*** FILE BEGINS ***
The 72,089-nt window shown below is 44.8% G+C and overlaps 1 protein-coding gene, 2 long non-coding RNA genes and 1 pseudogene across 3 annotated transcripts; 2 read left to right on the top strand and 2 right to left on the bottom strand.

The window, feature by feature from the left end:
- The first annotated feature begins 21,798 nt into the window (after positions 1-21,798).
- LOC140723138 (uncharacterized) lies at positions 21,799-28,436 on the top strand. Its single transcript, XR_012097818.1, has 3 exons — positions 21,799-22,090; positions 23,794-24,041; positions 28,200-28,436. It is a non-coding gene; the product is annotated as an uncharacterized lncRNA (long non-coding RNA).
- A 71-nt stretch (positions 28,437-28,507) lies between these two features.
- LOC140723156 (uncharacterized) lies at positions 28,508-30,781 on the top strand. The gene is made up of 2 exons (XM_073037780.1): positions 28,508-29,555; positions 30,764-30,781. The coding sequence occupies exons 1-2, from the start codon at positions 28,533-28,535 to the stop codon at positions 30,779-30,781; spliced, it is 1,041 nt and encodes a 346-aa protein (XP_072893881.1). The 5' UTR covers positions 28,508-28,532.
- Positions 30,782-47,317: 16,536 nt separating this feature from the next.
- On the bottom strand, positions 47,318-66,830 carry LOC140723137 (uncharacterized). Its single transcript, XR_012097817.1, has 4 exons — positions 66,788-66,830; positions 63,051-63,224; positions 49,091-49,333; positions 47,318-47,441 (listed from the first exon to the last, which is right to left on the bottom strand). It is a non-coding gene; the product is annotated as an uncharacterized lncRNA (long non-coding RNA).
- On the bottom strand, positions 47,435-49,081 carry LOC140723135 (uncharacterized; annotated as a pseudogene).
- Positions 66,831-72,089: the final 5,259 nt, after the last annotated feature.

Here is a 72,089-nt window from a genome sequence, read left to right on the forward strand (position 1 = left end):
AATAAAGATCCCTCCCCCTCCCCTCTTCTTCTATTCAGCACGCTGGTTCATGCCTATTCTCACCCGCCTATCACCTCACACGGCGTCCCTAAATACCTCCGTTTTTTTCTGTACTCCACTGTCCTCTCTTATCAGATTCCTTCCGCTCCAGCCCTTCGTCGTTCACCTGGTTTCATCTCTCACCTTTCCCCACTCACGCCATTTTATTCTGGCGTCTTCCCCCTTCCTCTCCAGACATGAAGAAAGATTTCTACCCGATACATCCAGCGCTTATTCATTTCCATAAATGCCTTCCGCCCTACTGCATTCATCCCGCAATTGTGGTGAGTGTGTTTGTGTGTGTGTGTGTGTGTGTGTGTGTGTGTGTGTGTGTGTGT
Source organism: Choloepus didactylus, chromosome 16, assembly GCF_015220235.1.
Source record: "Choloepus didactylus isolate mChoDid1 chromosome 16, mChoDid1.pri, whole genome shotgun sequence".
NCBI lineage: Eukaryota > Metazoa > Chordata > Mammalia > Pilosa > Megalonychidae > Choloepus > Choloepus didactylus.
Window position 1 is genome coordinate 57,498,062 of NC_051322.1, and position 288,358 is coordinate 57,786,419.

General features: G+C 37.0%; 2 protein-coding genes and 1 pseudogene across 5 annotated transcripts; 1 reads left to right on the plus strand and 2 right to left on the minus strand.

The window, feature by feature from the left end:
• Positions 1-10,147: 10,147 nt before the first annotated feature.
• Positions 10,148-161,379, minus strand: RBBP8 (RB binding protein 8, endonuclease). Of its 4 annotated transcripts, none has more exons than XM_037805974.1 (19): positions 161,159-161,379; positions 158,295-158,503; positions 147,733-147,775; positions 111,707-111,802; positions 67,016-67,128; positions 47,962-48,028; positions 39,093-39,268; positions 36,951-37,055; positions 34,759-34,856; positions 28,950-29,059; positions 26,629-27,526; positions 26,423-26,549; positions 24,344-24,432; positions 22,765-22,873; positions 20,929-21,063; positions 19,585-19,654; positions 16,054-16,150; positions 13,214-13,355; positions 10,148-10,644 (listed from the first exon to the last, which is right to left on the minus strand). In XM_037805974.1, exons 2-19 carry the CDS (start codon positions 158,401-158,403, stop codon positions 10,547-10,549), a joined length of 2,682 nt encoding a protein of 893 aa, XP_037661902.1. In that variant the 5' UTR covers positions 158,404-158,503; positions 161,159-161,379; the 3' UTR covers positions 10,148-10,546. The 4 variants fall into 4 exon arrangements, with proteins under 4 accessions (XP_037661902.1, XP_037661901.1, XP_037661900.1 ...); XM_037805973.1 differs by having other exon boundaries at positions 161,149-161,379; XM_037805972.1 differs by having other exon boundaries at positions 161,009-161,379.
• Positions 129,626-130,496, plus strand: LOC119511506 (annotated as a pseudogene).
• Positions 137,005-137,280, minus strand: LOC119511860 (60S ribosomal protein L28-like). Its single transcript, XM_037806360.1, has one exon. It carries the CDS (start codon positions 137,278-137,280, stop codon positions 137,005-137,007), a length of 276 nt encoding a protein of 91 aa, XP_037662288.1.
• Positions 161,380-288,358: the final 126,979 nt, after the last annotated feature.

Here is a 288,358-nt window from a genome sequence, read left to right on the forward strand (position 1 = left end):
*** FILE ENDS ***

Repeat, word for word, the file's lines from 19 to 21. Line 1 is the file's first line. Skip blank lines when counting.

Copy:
• Positions 1-10,147: 10,147 nt before the first annotated feature.
• Positions 10,148-161,379, minus strand: RBBP8 (RB binding protein 8, endonuclease). Of its 4 annotated transcripts, none has more exons than XM_037805974.1 (19): positions 161,159-161,379; positions 158,295-158,503; positions 147,733-147,775; positions 111,707-111,802; positions 67,016-67,128; positions 47,962-48,028; positions 39,093-39,268; positions 36,951-37,055; positions 34,759-34,856; positions 28,950-29,059; positions 26,629-27,526; positions 26,423-26,549; positions 24,344-24,432; positions 22,765-22,873; positions 20,929-21,063; positions 19,585-19,654; positions 16,054-16,150; positions 13,214-13,355; positions 10,148-10,644 (listed from the first exon to the last, which is right to left on the minus strand). In XM_037805974.1, exons 2-19 carry the CDS (start codon positions 158,401-158,403, stop codon positions 10,547-10,549), a joined length of 2,682 nt encoding a protein of 893 aa, XP_037661902.1. In that variant the 5' UTR covers positions 158,404-158,503; positions 161,159-161,379; the 3' UTR covers positions 10,148-10,546. The 4 variants fall into 4 exon arrangements, with proteins under 4 accessions (XP_037661902.1, XP_037661901.1, XP_037661900.1 ...); XM_037805973.1 differs by having other exon boundaries at positions 161,149-161,379; XM_037805972.1 differs by having other exon boundaries at positions 161,009-161,379.
• Positions 129,626-130,496, plus strand: LOC119511506 (annotated as a pseudogene).